Stephen B. Sherpard
Class of 1961
When Stephen B. Shepard was 65 and contemplating a dramatic career change, he said that his new job would combine three things about which he cared deeply: journalism, public education and New York City. That was in 2004, and the challenge, coming at an age when most men of his generation were ready to retire, was to become the founding dean of the Graduate School of Journalism at the City University of New York, the first publicly supported master’s program in journalism in the northeastern United States. The job he was leaving was as editor-in-chief of BusinessWeek, the largest business magazine in the world.
Earlier in his career, Shepard had been editor of the Saturday Review and a senior editor for national affairs at Newsweek. He had amassed a remarkable record of achievement and honors, including a Townsend Harris Medal awarded by the College in 1990. He was president of the American Society of Magazine Editors from 1992 to 1994. In 1999, he was inducted into that organization’s Hall of Fame and received the Gerald M. Loeb Foundation Lifetime Achievement Award for business journalism. The following year, he was presented with the Henry Johnson Fisher Award, the highest honor bestowed by the magazine industry. And in 2003, the Overseas Press Club gave him its President’s Award.
Shepard, who was born in the Bronx on July 30, 1939, was himself a product of the city’s public schools. He attended the Bronx High School of Science before entering CCNY, where he would major in engineering and earn a B.S., but would harbor a hidden desire to be a journalist. He fed that yearning by taking courses given by Professor Irving Rosenthal, the college’s one-man journalism department, and writing articles and editorials for Vector, the engineering school’s quarterly magazine. In Shepard’s senior year, Vector was voted the best college science magazine in the country. Upon graduation, Shepard went to work for an engineering company in New Jersey while taking post-graduate engineering courses at Columbia University at night. In 1963, still working on his degree, he left his job at the engineering company when he was accepted for an editorial training program at McGraw-Hill that led to a position on one of the company’s magazines, Product Engineering. He got his M.S. in 1964, and by that time, Shepard’s career path was clear. From then on, it would be journalism.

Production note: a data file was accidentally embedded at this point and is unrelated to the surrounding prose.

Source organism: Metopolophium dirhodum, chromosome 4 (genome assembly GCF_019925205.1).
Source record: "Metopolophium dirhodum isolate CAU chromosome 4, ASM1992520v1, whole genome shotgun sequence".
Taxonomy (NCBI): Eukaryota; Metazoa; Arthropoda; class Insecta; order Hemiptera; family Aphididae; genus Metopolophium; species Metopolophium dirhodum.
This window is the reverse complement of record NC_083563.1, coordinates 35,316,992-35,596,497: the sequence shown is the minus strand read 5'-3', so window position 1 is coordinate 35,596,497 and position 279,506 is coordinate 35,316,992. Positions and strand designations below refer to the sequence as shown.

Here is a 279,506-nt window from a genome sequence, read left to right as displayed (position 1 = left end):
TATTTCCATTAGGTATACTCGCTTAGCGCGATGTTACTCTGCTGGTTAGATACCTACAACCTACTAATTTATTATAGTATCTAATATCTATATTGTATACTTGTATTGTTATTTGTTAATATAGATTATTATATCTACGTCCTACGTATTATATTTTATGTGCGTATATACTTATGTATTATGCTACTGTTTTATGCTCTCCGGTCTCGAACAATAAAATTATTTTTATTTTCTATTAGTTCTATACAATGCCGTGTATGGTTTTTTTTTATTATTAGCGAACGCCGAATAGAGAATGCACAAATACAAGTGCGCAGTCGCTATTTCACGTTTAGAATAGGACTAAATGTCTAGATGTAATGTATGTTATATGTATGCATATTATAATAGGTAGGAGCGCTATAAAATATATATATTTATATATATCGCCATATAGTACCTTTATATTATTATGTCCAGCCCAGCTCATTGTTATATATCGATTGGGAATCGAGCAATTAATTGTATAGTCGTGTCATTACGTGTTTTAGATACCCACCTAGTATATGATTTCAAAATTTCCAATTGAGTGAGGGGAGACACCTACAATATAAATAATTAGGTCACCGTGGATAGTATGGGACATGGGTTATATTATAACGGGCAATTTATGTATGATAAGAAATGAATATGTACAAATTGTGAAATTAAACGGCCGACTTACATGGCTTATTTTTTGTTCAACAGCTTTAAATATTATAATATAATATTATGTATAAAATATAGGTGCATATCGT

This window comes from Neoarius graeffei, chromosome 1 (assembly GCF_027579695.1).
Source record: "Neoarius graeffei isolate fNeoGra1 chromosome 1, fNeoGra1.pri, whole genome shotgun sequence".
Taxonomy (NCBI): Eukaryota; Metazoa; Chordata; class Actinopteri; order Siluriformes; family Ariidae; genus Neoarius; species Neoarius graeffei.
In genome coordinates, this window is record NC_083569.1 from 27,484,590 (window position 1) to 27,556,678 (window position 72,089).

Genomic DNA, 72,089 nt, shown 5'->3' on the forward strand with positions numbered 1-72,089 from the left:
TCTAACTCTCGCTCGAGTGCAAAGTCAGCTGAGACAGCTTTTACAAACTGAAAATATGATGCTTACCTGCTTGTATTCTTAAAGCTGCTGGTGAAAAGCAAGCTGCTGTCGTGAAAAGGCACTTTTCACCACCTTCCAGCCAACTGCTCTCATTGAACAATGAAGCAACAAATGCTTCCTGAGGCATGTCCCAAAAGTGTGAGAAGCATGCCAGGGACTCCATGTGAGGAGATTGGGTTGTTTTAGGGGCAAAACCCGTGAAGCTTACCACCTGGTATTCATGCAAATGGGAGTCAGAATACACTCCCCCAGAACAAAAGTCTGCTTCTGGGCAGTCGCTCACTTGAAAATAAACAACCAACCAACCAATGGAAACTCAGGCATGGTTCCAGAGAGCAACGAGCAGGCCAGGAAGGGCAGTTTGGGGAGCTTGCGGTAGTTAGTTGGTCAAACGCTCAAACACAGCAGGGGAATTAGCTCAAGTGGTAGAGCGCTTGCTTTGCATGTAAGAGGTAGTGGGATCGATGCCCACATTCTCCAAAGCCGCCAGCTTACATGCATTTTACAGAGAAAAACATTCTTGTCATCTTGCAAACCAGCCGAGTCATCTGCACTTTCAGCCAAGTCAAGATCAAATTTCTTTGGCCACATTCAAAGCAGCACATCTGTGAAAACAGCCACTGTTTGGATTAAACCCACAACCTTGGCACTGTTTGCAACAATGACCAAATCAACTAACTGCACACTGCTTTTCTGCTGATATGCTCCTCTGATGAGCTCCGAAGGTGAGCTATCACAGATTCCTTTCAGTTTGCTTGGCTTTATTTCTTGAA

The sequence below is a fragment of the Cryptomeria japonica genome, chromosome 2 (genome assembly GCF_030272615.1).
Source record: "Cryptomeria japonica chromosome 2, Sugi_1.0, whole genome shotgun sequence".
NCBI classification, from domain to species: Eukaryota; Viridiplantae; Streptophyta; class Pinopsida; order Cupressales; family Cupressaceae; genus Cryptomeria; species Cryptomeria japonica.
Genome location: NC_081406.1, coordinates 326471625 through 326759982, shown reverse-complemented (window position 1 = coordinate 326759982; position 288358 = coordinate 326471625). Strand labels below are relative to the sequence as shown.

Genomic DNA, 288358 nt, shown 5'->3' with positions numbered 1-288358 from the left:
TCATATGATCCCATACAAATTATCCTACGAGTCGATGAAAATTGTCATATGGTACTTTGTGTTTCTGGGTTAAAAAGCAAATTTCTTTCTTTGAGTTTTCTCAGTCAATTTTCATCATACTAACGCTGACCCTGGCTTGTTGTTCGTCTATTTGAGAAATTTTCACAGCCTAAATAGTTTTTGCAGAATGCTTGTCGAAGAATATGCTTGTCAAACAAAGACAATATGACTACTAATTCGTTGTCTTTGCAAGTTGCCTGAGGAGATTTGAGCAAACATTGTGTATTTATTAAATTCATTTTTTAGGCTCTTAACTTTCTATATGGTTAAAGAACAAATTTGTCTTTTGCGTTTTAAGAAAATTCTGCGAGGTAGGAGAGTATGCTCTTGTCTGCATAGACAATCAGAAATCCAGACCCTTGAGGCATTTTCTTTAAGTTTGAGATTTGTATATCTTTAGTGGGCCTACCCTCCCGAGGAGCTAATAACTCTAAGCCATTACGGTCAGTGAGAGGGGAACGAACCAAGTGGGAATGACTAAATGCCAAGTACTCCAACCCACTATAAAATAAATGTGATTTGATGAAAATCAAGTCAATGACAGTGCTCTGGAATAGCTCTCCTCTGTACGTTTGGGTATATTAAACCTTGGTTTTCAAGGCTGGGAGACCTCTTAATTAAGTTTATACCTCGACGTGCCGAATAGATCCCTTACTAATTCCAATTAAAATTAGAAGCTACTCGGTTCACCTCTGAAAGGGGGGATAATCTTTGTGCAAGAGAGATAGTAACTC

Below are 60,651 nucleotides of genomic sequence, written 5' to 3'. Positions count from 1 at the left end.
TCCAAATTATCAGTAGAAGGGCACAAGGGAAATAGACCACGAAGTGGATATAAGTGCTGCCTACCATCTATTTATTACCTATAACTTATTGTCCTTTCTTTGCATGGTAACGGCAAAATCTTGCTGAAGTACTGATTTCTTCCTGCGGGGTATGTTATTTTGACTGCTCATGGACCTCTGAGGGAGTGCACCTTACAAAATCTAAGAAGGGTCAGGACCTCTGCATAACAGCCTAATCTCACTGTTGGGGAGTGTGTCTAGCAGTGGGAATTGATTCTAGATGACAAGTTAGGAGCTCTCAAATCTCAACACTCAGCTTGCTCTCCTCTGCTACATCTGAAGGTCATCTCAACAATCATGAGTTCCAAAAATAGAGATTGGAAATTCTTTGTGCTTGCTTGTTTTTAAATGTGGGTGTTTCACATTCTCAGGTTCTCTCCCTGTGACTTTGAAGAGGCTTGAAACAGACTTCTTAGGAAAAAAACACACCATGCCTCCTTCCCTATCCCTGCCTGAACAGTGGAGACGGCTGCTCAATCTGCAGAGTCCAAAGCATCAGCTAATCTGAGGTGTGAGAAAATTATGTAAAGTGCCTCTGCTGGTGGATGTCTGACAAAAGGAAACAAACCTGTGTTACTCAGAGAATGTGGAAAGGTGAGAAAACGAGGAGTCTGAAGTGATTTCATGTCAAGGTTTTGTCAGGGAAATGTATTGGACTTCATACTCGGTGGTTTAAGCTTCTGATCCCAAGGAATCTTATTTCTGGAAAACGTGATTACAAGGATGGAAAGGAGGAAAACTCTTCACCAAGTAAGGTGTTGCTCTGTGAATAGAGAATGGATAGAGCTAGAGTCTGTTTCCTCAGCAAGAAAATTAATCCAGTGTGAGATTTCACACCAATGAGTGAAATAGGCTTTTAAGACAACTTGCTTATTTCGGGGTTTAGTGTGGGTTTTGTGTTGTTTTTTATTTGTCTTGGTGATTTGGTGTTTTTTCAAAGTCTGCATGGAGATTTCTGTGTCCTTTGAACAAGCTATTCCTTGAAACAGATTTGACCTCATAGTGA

In 1966, Shepard was hired as a writer by BusinessWeek, also a McGraw-Hill publication, and remained there until 1975. During that period, he began teaching at the Columbia University Graduate School of Journalism (1971 to 1976). He was co-founder and director of the school’s prestigious Knight-Bagehot Fellowship in Economic and Business Journalism as well as a member of the school’s Board of Visitors and its curriculum reform committee.
In 1976, Shepard moved from reporting to editing when Newsweek hired him as its senior business editor and then promoted him to senior national affairs editor. He left Newsweek in 1981 and was asked to take over the Saturday Review, once a thriving general interest weekly but then a struggling monthly. A year later, the magazine folded. Shepard was beckoned back by BusinessWeek, this time as executive editor. He became editor-in-chief in 1984 and remained in that role until 2005, when he left to launch the CUNY J-school. It opened a year later. In December 2013, after leading the school to solid footing by raising $25 million in academic programs and student scholarships, Shepard stepped down. His tenure there was contemporaneous with the introduction of new technologies that forced journalism — and the teaching of it — to undergo profound changes, all of which are reflected in the title of Shepard’s 2012 memoir: “Deadlines and Disruption: My Turbulent Path From Print to Digital.”